Tradewatch – Under the wet-blanket category, Daryl Morey has told USA Today he’s not expecting to make a big move:
“Most likely, it’s not going to be through trade,” Morey told USA TODAY Sports on Wednesday. “Most likely, it’s going to be through the use of our cap room where we have max room this summer.
“I think (the time between now and the deadline) is going to be quiet. Of course a year ago, if you would’ve said, ‘James Harden – what about him?’ I would’ve said, ‘No way. They won’t trade him.’ You never know. You stay opportunistic. But I would guess that this trade deadline is going to be quiet.”
Dark Horse – The Basketball Jones has an eye on Harden surprising us in his first All-Star game. First, they point out in their predictions podcast that Vegas has him at 14-1 odds to be the game’s MVP. They also have him in their top 10 subplots from the weekend:
9. Which of the first-timers will separate from the pack in the All-Star Game? Assuming there are no further injury replacements, there will be seven first-time All-Stars in Houston this year, at least one of whom will likely put forth a concerted effort to prove they belong with the perennials. Six of those first-timers are in the East, but the odds-on favorite for Rookie of the Game honors might be the one guy in the West, hometown favorite and electric scorer James Harden. Don’t count out Kyrie Irving and Jrue Holiday in the East, though. Somebody’s gotta play point guard at some point for that team, right? Or is Erik Spoelstra gonna innovate the Five Bigs lineup just to prove that he hasn’t become reliant on small ball?
I’m about to leave in an hour or so to check out some of the All-Star events. The Rising Stars teams will be holding practice with media availability ensuing thereafter.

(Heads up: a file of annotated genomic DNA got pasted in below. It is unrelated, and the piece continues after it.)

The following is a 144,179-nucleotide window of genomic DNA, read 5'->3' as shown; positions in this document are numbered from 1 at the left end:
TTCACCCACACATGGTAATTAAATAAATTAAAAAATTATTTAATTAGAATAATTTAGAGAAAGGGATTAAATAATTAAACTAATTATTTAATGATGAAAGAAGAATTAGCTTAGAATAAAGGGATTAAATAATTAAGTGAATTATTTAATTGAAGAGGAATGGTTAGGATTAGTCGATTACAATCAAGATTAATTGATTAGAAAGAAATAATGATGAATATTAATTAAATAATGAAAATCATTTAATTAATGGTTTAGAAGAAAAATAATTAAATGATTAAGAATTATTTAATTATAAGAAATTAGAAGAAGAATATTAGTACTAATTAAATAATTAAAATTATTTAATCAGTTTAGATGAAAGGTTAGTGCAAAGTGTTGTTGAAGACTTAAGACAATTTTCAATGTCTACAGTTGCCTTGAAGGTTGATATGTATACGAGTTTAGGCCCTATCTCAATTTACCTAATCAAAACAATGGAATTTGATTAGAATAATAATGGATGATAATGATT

Perhaps I’m proving closer to 67 rather than my actual age of 27, but save for perhaps the real game itself, I’m not really looking too forward to any of this weekend’s events. While the profit model certainly isn’t flawed, I think that if the NBA wants to reconnect with its older generation of fans–meaning anyone above 13–it needs to rethink its strategy because the layout for All-Star Weekend has grown horrifically stale.
So this was interesting, via ESPN:
I’m told a Gordon trade this season is highly unlikely, with one source with knowledge of the situation telling ESPN.com this week that, as things stand, there’s “less than a 10 percent chance” New Orleans would move Gordon before the deadline. Still, the fact that the Hornets made calls around the league implies that they are at least warming up to the idea of moving him at some point.
Word is Dallas, Houston and Golden State are among the teams that have inquired about him. Houston envisions playing him alongside James Harden and Jeremy Lin in its fast-paced system, with Harden at small forward.
Of course, both Houston and Dallas view Gordon as Plan B. Both clubs are saving their max cap room this summer to make a run at the disgruntled one, Dwight Howard. If that falls through, the loser(s) will turn their eyes to Gordon, among others.
Gordon is only one of the many options Houston would consider if it can’t land Howard. Several executives have said the Rockets have interest in Philadelphia’s Andrew Bynum, assuming Bynum returns from his knee injury for a significant chunk of the season’s second half and plays up to his typical All-Star form. That might be a big assumption, though, with Bynum’s recent comments about still suffering pain in his knee.
Whatever the case, the Rockets aren’t expected to be as active next week as they typically are around the deadline because of their desire to save their cap space for the summer. I’m told they’re not in play for Zach Randolph, Danny Granger or Pau Gasol, as has been often rumored.
We are now at the halfway mark of the first year of the James Harden era in Houston. The sample we have is now sufficiently sizable to assess our return on the trade and forecast future expectations.
After 53 games in red, the 23-year-old Harden is now averaging 26.1 points per game (#5 in the league), 5.7 assists per game, and 4.8 rebounds per game, while posting a PER of 23.4. He’s found a second burst, in February averaging 27.8 points per game on 53% shooting, to go along with 7.5 rebounds and 7.5 assists per game. All of this has come in the process of leading his team to a spot where, by Hollinger’s odds, they are a virtual certainty to return to the postseason.